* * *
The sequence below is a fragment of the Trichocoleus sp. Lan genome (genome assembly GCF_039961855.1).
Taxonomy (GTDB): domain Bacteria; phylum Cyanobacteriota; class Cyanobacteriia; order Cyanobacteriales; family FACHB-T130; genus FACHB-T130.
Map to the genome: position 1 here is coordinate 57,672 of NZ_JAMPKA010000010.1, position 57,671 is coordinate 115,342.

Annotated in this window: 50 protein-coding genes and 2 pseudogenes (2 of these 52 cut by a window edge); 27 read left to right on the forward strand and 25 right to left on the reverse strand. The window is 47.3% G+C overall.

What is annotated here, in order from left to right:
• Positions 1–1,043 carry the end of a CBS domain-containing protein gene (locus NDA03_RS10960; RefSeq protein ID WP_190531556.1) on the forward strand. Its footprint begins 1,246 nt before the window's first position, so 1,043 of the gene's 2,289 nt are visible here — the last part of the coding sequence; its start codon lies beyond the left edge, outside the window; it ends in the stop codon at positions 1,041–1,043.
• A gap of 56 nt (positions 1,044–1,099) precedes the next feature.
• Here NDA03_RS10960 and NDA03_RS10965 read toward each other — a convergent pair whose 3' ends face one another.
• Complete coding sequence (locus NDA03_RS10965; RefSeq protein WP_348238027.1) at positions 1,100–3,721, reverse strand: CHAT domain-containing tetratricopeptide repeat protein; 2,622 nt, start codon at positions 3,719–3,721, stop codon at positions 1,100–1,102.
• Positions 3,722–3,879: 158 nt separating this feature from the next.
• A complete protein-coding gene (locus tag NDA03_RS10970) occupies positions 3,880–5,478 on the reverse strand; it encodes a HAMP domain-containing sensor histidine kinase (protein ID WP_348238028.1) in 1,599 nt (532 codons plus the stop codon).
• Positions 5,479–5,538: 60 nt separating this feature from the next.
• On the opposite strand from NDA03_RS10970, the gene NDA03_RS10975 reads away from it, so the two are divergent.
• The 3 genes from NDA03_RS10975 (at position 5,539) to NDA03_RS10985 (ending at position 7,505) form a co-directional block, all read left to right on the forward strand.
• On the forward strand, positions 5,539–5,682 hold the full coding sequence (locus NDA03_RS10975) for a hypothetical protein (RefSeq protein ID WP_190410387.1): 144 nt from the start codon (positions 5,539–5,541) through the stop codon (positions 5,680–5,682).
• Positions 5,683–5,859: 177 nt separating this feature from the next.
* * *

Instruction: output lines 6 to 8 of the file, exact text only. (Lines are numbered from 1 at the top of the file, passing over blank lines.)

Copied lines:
• Positions 1–1,043 carry the end of a CBS domain-containing protein gene (locus NDA03_RS10960; RefSeq protein ID WP_190531556.1) on the forward strand. Its footprint begins 1,246 nt before the window's first position, so 1,043 of the gene's 2,289 nt are visible here — the last part of the coding sequence; its start codon lies beyond the left edge, outside the window; it ends in the stop codon at positions 1,041–1,043.
• A gap of 56 nt (positions 1,044–1,099) precedes the next feature.
• Here NDA03_RS10960 and NDA03_RS10965 read toward each other — a convergent pair whose 3' ends face one another.